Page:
Burger King's quick reaction helps stem PR onslaught following playarea tragedy

MIAMI: Burger King (BK) has managed to avoid a media slating

following last month's death of a four-year-old boy who had become

trapped in netting in a St. Louis branch play area.

Media coverage of its subsequent decision to replace playground netting

at more than 650 locations has been neutral to favorable, a BK

spokesperson told PRWeek.

Covered by Reuters, CNN, Dow Jones, AP and The Miami Herald, BK

announced with the Consumer Product Safety Commission (CPSC) that it

would replace two-inch playground netting with quarter-inch netting.

The CPSC is the independent federal regulatory agency charged with

keeping American families safe by reducing the risk of injury or death

from consumer products.

Kim Miller, BK's senior director of PR, said she had worked with CPSC

and franchisees over the past two weeks to ensure BK was ready to

announce its plan.

"We did a survey with the CPSC to make sure franchisees had the

mechanisms to do this in a timely manner," said Miller.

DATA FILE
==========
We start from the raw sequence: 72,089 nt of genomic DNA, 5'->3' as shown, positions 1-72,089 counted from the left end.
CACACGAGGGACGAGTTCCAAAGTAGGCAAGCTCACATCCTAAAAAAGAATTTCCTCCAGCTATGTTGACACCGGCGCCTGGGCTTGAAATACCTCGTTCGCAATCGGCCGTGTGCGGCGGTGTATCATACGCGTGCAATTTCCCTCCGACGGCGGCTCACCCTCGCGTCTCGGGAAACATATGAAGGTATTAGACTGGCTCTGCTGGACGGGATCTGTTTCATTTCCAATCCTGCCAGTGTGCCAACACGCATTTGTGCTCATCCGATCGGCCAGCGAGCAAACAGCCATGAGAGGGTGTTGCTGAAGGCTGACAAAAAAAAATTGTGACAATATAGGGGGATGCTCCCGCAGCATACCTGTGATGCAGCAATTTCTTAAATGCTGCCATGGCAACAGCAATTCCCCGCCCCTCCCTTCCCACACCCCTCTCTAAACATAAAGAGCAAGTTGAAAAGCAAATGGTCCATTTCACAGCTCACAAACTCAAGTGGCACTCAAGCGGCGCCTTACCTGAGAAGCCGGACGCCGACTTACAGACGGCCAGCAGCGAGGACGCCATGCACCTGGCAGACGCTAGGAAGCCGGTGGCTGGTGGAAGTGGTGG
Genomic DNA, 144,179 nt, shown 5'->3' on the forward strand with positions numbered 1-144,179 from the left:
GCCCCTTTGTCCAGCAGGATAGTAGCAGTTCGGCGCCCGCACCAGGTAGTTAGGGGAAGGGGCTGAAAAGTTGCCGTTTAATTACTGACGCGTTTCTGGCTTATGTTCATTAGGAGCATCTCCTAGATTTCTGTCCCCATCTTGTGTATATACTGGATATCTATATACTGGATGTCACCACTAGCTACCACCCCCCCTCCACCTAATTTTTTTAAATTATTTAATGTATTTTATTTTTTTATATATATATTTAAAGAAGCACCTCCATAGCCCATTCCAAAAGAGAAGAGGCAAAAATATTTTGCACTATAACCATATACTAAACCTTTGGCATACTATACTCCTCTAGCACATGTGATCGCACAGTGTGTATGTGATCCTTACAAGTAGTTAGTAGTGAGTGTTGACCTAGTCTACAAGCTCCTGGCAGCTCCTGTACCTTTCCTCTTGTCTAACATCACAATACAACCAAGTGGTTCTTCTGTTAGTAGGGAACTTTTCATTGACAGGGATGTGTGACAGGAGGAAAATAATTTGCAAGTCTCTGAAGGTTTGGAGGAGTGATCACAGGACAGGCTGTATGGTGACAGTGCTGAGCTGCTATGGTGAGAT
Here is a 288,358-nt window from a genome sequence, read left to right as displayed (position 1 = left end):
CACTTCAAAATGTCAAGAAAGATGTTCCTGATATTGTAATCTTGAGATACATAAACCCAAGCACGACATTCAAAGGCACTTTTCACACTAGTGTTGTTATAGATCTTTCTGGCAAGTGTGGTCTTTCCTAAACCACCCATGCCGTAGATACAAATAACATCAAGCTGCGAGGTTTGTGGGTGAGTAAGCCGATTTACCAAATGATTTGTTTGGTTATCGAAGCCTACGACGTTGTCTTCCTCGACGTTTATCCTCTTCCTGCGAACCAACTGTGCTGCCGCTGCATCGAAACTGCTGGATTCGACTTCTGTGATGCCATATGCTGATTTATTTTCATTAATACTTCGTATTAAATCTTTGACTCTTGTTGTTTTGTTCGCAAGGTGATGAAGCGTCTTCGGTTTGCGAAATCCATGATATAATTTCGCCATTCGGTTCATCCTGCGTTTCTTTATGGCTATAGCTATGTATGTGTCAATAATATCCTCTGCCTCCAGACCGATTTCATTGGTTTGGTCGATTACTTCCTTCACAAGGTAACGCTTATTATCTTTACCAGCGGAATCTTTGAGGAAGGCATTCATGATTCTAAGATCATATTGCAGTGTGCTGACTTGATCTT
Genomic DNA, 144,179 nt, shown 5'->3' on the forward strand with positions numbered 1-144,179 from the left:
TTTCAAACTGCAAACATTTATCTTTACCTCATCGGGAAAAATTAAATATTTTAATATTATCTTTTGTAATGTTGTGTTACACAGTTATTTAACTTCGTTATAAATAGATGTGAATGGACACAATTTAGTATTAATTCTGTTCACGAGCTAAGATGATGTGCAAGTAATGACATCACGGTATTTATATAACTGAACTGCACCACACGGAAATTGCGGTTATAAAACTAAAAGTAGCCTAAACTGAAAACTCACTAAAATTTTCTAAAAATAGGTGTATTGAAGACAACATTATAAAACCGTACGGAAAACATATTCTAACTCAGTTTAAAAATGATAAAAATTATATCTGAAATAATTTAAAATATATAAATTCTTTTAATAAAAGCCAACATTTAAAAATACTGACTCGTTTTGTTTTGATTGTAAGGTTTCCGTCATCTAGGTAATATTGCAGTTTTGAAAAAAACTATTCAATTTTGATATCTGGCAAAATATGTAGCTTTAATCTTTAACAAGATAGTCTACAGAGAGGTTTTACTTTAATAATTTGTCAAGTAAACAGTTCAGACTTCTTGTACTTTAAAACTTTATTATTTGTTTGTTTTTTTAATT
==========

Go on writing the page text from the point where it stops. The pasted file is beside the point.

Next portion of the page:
By working with the CPSC instead of hiding problems, BK scored points

against rival McDonald's, which has paid dollars 9 million in government

settlements over the past six years for failing to inform the CPSC of

its own playground injuries.

Miller said BK chose to work with the CPSC to ensure fast and correct

upgrades in playground safety. To make sure national media was aware

that BK and the CPSC were working in concert, BK produced a special

b-roll package and sent out two media alerts, each listing the package's

satellite coordinates.

"We had a team comprising myself, other folks from the PR group and a

playground safety expert working on this initiative and all available

for interviews," said Miller. She added that as part of the effort, CPSC

people were also available for interviews.

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